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Review: “The Shallows” (PG-13)


Blake Lively in “The Shallows”; Vince Valitutti/Sony Pictures Entertainment(NEW YORK) — Forty-one years ago, Steven Spielberg scared an entire planet with Jaws. It’s a great movie that, to this day, has me leery of swimming in the ocean.  But enough about my personal phobias.

I consider every single movie about sharks, piranhas, gators or anything else that can attack you while enjoying a glorious day at a beach or resort to be a rip-off of Jaws. So when director Jaume Collet-Serra’s The Shallows begins with Blake Lively’s Nancy hitching a ride to a “secret beach,” in memory of her late mother, I admit I rolled my eyes a bit, because I knew what was coming.  Or at least, I thought I did.

Furthermore, when Nancy engages with two other surfers I knew would likely meet their end in the jaws of a great white, I was left thinking, “This is going to be predictable and full of gratuitous violence.”  But Collet-Serra has proven in the past that he can make predictable interesting, so maybe he’ll surprise me.  And he did.

Nancy encounters the great white fairly early in the film. She survives the attack, and as a medical student, she’s able to, painfully, sew her gaping leg wound closed with a necklace.  And again, I was left thinking Collet-Serra really painted himself into a corner, because watching Lively try to fend off this shark for the next hour will continue to be predictable, so he might as well just cut to the climax. I’m glad he didn’t.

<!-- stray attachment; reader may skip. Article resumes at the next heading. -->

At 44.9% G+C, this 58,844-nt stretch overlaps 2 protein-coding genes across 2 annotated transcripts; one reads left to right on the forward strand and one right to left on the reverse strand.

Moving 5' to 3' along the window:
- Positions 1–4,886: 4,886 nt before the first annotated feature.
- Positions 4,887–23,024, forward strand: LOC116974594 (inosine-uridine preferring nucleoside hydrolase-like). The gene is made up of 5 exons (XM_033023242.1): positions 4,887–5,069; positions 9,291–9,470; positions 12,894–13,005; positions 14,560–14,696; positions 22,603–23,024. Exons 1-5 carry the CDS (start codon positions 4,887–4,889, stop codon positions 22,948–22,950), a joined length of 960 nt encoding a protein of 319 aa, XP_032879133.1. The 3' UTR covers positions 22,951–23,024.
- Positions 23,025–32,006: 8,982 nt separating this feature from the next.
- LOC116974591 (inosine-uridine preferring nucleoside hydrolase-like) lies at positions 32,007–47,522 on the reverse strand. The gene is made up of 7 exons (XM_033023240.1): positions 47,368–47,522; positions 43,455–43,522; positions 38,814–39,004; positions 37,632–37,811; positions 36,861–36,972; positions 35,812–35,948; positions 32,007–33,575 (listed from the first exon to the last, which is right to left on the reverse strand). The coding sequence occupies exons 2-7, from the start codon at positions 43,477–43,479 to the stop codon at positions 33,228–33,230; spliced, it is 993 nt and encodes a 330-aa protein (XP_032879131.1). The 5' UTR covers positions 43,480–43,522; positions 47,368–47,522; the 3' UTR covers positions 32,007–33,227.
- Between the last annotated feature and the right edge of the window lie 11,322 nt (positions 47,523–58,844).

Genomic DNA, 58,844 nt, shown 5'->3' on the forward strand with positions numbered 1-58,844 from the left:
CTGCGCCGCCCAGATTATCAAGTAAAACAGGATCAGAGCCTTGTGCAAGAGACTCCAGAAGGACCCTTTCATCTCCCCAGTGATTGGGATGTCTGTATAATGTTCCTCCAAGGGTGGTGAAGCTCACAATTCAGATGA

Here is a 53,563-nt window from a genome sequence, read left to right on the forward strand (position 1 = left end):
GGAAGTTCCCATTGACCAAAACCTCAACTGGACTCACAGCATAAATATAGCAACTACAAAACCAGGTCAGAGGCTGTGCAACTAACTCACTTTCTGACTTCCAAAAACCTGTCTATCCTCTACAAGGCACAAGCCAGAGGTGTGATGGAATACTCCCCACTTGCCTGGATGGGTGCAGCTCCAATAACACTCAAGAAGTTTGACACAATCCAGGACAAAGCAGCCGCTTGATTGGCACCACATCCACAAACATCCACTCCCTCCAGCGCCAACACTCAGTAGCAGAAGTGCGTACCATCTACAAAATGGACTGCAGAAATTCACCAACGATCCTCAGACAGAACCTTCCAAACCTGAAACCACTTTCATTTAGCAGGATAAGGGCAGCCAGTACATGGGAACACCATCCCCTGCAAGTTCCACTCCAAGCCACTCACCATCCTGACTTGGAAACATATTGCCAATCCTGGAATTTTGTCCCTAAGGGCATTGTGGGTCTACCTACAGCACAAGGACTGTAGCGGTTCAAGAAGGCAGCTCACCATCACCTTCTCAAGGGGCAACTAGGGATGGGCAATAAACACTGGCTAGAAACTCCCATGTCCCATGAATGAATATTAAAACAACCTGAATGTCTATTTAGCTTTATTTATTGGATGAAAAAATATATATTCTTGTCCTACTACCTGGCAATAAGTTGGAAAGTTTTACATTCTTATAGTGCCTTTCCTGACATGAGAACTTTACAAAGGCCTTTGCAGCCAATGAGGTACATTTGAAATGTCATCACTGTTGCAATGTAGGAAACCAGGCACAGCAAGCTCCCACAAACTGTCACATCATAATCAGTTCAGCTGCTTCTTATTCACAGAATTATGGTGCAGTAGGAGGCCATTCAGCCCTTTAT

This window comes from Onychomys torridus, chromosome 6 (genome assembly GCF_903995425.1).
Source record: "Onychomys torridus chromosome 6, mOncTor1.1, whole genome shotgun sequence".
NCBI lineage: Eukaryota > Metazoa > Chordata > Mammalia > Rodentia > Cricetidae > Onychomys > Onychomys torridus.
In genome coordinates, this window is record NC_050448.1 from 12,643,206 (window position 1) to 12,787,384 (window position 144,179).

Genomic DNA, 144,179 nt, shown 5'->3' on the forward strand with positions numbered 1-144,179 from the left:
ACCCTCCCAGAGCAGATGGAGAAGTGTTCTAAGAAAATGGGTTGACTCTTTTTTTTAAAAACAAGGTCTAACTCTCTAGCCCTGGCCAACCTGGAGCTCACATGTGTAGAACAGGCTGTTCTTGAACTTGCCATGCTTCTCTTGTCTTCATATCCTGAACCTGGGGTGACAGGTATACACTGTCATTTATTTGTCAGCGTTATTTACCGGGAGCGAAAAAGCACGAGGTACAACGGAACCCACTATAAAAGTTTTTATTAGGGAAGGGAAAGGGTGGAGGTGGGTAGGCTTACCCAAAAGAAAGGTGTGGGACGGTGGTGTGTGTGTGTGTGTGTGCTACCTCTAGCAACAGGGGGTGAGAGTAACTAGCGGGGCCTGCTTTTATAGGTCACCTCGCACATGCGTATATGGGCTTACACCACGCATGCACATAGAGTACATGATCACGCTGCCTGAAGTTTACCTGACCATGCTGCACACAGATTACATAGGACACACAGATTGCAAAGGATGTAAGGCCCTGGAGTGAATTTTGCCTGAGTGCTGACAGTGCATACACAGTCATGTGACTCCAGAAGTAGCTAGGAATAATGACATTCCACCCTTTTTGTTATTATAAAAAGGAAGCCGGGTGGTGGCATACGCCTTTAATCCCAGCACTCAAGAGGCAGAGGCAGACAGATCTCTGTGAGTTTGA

Lively has shown flashes of being a world-class actress in previous films, but I would say she’s now arrived. She has to carry this film — her only scene partner, for the most part, is Collet-Serra behind the camera, and a seagull (the seagull is quite funny).  It’s a physically demanding role that required Lively to conjure up a lot of emotion and more heart than most actors display throughout an entire career.

The Shallows isn’t complicated or complex.  It’s good old-fashioned suspense featuring a career-defining performance, terrific cinematography, and excellent sound and color.   At 87 minutes, it almost feels too short but it is, more or less, perfect.

Four out of five stars.

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